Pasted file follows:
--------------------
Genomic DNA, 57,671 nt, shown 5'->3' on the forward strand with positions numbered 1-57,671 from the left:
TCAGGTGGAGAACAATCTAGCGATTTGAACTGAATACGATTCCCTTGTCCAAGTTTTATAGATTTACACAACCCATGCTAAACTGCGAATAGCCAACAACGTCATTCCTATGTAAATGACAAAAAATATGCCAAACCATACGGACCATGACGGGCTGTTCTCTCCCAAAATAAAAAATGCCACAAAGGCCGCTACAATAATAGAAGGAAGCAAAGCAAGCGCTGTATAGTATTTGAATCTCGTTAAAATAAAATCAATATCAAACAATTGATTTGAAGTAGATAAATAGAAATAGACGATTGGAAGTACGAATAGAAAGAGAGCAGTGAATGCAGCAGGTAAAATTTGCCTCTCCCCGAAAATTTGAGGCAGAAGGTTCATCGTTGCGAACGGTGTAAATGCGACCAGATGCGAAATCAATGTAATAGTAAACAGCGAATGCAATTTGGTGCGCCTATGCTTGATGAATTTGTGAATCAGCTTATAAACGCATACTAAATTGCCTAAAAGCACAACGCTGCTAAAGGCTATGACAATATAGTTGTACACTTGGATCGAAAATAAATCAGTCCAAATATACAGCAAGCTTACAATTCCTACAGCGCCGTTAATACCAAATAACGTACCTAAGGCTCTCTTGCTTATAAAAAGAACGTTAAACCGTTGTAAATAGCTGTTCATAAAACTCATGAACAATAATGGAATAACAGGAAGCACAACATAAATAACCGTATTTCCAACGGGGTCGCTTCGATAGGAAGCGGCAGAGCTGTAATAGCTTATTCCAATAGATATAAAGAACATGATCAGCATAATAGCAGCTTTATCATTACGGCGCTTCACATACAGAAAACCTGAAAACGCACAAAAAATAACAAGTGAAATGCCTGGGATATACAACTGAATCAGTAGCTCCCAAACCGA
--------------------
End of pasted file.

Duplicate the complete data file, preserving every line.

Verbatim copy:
Genomic DNA, 57,671 nt, shown 5'->3' on the forward strand with positions numbered 1-57,671 from the left:
TCAGGTGGAGAACAATCTAGCGATTTGAACTGAATACGATTCCCTTGTCCAAGTTTTATAGATTTACACAACCCATGCTAAACTGCGAATAGCCAACAACGTCATTCCTATGTAAATGACAAAAAATATGCCAAACCATACGGACCATGACGGGCTGTTCTCTCCCAAAATAAAAAATGCCACAAAGGCCGCTACAATAATAGAAGGAAGCAAAGCAAGCGCTGTATAGTATTTGAATCTCGTTAAAATAAAATCAATATCAAACAATTGATTTGAAGTAGATAAATAGAAATAGACGATTGGAAGTACGAATAGAAAGAGAGCAGTGAATGCAGCAGGTAAAATTTGCCTCTCCCCGAAAATTTGAGGCAGAAGGTTCATCGTTGCGAACGGTGTAAATGCGACCAGATGCGAAATCAATGTAATAGTAAACAGCGAATGCAATTTGGTGCGCCTATGCTTGATGAATTTGTGAATCAGCTTATAAACGCATACTAAATTGCCTAAAAGCACAACGCTGCTAAAGGCTATGACAATATAGTTGTACACTTGGATCGAAAATAAATCAGTCCAAATATACAGCAAGCTTACAATTCCTACAGCGCCGTTAATACCAAATAACGTACCTAAGGCTCTCTTGCTTATAAAAAGAACGTTAAACCGTTGTAAATAGCTGTTCATAAAACTCATGAACAATAATGGAATAACAGGAAGCACAACATAAATAACCGTATTTCCAACGGGGTCGCTTCGATAGGAAGCGGCAGAGCTGTAATAGCTTATTCCAATAGATATAAAGAACATGATCAGCATAATAGCAGCTTTATCATTACGGCGCTTCACATACAGAAAACCTGAAAACGCACAAAAAATAACAAGTGAAATGCCTGGGATATACAACTGAATCAGTAGCTCCCAAACCGA